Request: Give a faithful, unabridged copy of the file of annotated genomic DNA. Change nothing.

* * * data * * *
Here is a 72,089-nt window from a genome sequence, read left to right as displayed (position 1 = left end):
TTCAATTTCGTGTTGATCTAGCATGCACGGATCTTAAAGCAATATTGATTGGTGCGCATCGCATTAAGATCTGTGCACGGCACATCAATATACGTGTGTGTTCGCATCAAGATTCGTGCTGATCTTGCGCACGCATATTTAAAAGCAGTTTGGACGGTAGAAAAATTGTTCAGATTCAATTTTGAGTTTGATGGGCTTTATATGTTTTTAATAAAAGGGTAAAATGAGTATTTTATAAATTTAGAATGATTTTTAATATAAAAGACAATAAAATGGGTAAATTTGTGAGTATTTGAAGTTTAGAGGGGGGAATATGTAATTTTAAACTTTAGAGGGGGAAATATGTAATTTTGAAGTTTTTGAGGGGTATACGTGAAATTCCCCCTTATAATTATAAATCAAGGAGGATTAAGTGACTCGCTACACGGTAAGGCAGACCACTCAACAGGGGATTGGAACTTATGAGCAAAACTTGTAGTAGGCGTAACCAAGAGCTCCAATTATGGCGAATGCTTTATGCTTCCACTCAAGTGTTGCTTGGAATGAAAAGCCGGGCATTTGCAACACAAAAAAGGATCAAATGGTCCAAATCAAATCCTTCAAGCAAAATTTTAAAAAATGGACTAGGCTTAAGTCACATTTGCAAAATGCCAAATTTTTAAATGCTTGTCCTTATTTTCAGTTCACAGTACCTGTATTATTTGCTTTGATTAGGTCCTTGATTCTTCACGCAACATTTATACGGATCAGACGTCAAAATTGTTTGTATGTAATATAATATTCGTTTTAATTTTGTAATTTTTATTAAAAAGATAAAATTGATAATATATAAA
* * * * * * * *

Here is a 72,089-nt window from a genome sequence, read left to right as displayed (position 1 = left end):
TTCAATTTCGTGTTGATCTAGCATGCACGGATCTTAAAGCAATATTGATTGGTGCGCATCGCATTAAGATCTGTGCACGGCACATCAATATACGTGTGTGTTCGCATCAAGATTCGTGCTGATCTTGCGCACGCATATTTAAAAGCAGTTTGGACGGTAGAAAAATTGTTCAGATTCAATTTTGAGTTTGATGGGCTTTATATGTTTTTAATAAAAGGGTAAAATGAGTATTTTATAAATTTAGAATGATTTTTAATATAAAAGACAATAAAATGGGTAAATTTGTGAGTATTTGAAGTTTAGAGGGGGGAATATGTAATTTTAAACTTTAGAGGGGGAAATATGTAATTTTGAAGTTTTTGAGGGGTATACGTGAAATTCCCCCTTATAATTATAAATCAAGGAGGATTAAGTGACTCGCTACACGGTAAGGCAGACCACTCAACAGGGGATTGGAACTTATGAGCAAAACTTGTAGTAGGCGTAACCAAGAGCTCCAATTATGGCGAATGCTTTATGCTTCCACTCAAGTGTTGCTTGGAATGAAAAGCCGGGCATTTGCAACACAAAAAAGGATCAAATGGTCCAAATCAAATCCTTCAAGCAAAATTTTAAAAAATGGACTAGGCTTAAGTCACATTTGCAAAATGCCAAATTTTTAAATGCTTGTCCTTATTTTCAGTTCACAGTACCTGTATTATTTGCTTTGATTAGGTCCTTGATTCTTCACGCAACATTTATACGGATCAGACGTCAAAATTGTTTGTATGTAATATAATATTCGTTTTAATTTTGTAATTTTTATTAAAAAGATAAAATTGATAATATATAAA